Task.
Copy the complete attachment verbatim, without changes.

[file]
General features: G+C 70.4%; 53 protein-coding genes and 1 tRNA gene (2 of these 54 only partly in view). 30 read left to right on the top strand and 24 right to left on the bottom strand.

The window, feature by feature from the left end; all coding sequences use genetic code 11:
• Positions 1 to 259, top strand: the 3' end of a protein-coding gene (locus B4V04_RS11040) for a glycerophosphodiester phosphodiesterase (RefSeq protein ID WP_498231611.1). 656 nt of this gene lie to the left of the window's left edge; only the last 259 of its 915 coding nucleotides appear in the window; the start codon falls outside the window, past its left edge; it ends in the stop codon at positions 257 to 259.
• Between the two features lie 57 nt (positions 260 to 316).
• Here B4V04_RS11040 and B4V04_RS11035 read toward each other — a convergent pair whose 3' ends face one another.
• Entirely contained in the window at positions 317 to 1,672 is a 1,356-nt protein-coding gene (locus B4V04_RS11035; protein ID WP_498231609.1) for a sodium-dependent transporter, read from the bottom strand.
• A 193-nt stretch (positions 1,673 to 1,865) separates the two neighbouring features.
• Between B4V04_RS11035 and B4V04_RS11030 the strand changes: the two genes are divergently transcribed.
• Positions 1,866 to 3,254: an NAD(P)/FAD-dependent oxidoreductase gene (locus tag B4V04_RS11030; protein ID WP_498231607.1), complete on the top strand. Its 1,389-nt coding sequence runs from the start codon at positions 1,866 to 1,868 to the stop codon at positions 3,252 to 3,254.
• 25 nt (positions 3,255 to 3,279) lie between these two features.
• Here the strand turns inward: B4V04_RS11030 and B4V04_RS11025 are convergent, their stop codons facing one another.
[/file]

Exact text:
General features: G+C 70.4%; 53 protein-coding genes and 1 tRNA gene (2 of these 54 only partly in view). 30 read left to right on the top strand and 24 right to left on the bottom strand.

The window, feature by feature from the left end; all coding sequences use genetic code 11:
• Positions 1 to 259, top strand: the 3' end of a protein-coding gene (locus B4V04_RS11040) for a glycerophosphodiester phosphodiesterase (RefSeq protein ID WP_498231611.1). 656 nt of this gene lie to the left of the window's left edge; only the last 259 of its 915 coding nucleotides appear in the window; the start codon falls outside the window, past its left edge; it ends in the stop codon at positions 257 to 259.
• Between the two features lie 57 nt (positions 260 to 316).
• Here B4V04_RS11040 and B4V04_RS11035 read toward each other — a convergent pair whose 3' ends face one another.
• Entirely contained in the window at positions 317 to 1,672 is a 1,356-nt protein-coding gene (locus B4V04_RS11035; protein ID WP_498231609.1) for a sodium-dependent transporter, read from the bottom strand.
• A 193-nt stretch (positions 1,673 to 1,865) separates the two neighbouring features.
• Between B4V04_RS11035 and B4V04_RS11030 the strand changes: the two genes are divergently transcribed.
• Positions 1,866 to 3,254: an NAD(P)/FAD-dependent oxidoreductase gene (locus tag B4V04_RS11030; protein ID WP_498231607.1), complete on the top strand. Its 1,389-nt coding sequence runs from the start codon at positions 1,866 to 1,868 to the stop codon at positions 3,252 to 3,254.
• 25 nt (positions 3,255 to 3,279) lie between these two features.
• Here the strand turns inward: B4V04_RS11030 and B4V04_RS11025 are convergent, their stop codons facing one another.